ASHBY, Harry

1744 - 1818

Harry Ashby

Harry Ashby was baptised at Wotton under Edge, Gloucestershire on 8 April 1744, second son of Robert Ashbee (c.1716–c.1799) and his wife, Sarah née Gardiner (born c.1715). Apprenticed to a Wotton clockmaker who also engraved dial-plates, spoons, and tankards. Harry displayed an unusual aptitude for writing engraving and subsequently worked for Thomas Jefferys (c.1719-1771), geographer, of Charing Cross, engraving titles for maps. He later worked for a Jefferys's former apprentice, John Spilsbury (1739-1769), writing-engraver and inventor of the jigsaw puzzle, at 30 Russell Court, Drury Lane, London. Spilsbury died in 1769 and about 1772, Ashby married his widow, Sarah Spilsbury, née May (1732-1802) and had two sons Robert, born 1774 and Harry, born 1778. Ashby took over Spilbury's engraving business, disposing of the jigsaw section. By 1785, when Ashby joined the Musicians' Company, he and his family had moved to 83 Holborn Bridge and by 1788 to 5 King Street, Cheapside where he was in partnership with his son Robert. Apart from engraving maps, including London, Bath, and the Isle of Man, Ashby's main employment was engraving notes for the emerging banks at home and abroad. In this he showed unusual skill and ingenuity and many of his bank notes and plates are now at the British Museum. He engraved the plates for Richard Langford's 'Beauties of Penmanship' (1785), John Hodgkin's 'Specimens of Greek Penmanship' (1804), and H. Genery's 'Geographical and Commercial Copies' (1805). His wife Sarah died in 1802 and on 16 April 1805 Ashby married secondly at St Matthew's, Bethnal Green, London, Phoebe Everett (1754-1822). Harry Ashby lived in retirement at Exning, near Newmarket in Suffolk, where he died on 31 August 1818, and buried in Exning churchyard on 6 September.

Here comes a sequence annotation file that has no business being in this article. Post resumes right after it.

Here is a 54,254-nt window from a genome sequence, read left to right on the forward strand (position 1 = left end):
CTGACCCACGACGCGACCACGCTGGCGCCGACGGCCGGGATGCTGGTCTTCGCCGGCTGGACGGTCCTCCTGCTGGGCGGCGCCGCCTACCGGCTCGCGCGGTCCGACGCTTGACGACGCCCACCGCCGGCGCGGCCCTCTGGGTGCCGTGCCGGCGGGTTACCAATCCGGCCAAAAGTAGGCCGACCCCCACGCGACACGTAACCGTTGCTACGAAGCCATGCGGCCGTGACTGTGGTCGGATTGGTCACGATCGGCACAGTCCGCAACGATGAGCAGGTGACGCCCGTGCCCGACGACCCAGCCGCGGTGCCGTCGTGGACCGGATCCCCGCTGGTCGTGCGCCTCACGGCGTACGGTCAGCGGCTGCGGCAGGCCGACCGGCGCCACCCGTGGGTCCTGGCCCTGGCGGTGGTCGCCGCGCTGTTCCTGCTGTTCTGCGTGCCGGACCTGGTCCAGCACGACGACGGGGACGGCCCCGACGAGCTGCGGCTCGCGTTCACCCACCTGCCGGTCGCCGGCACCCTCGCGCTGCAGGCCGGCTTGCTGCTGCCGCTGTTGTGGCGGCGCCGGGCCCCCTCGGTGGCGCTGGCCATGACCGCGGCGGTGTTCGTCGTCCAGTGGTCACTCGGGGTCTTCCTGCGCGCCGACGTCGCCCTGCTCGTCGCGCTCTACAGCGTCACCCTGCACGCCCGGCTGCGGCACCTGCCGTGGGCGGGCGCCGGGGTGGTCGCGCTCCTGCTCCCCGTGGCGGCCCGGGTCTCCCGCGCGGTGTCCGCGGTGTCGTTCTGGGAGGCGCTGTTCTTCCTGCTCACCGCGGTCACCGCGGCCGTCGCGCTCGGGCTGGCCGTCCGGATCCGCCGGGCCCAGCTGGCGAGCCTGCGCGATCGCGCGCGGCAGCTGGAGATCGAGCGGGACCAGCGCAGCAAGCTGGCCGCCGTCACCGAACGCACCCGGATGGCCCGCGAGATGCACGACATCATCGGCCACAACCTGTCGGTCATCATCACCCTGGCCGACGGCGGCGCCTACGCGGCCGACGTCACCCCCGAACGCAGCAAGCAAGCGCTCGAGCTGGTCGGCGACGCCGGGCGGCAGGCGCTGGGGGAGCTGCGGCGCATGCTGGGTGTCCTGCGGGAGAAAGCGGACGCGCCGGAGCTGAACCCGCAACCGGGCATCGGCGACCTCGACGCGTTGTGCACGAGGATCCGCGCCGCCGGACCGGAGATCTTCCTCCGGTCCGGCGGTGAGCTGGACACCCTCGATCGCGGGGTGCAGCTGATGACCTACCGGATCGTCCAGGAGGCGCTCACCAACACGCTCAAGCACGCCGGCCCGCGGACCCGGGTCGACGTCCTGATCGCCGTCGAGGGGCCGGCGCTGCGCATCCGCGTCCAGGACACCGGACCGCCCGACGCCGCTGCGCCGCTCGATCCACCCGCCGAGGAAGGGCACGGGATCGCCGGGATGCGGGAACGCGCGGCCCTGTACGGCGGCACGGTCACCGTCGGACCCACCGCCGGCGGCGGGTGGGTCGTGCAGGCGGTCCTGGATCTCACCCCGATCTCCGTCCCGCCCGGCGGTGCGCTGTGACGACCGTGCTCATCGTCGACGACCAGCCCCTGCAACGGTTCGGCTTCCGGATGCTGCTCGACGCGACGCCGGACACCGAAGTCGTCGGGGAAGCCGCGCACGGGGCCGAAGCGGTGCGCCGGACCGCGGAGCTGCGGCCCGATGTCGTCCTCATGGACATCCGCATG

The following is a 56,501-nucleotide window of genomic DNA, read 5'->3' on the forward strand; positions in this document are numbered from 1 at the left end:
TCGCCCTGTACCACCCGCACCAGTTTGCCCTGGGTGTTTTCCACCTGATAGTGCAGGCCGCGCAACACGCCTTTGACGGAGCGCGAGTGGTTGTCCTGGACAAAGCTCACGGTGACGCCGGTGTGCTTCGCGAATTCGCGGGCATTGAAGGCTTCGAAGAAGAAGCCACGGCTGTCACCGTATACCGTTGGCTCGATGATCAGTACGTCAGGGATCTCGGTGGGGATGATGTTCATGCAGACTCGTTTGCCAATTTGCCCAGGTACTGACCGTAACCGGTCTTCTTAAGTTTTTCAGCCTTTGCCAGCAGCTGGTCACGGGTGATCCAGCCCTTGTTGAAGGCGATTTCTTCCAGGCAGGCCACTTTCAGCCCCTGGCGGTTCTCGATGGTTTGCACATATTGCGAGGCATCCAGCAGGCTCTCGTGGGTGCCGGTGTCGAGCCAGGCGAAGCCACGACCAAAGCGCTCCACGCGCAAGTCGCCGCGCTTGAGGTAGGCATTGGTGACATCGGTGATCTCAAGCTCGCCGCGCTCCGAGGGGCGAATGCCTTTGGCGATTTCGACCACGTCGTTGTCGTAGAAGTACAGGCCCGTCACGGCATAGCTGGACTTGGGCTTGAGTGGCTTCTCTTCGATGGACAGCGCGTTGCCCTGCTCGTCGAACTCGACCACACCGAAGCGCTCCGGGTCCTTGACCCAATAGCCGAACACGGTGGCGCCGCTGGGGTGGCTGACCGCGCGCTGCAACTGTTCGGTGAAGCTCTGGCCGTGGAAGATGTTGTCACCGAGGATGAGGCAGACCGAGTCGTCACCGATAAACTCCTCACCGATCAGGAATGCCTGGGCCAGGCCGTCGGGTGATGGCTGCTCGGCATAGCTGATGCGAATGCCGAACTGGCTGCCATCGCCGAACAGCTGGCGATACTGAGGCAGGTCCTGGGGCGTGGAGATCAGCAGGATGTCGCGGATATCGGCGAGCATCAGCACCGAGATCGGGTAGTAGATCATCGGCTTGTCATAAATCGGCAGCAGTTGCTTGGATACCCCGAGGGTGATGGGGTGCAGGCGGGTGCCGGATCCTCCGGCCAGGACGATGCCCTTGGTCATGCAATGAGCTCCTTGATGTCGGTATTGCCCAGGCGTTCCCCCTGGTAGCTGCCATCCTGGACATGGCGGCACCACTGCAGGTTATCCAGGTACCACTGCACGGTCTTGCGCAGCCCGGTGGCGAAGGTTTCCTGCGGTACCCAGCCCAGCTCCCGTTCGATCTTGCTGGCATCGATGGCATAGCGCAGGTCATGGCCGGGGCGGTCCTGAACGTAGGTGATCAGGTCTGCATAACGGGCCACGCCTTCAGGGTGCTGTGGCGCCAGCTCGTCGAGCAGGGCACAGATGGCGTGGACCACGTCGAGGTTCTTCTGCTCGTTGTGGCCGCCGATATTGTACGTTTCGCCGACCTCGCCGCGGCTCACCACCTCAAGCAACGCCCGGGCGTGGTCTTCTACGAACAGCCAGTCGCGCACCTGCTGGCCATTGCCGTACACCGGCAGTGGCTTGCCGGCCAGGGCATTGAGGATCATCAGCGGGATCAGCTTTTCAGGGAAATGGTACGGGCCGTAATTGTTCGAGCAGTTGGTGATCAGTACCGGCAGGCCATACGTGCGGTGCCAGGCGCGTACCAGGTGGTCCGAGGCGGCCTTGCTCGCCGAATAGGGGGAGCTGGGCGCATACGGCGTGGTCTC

Works by This Artist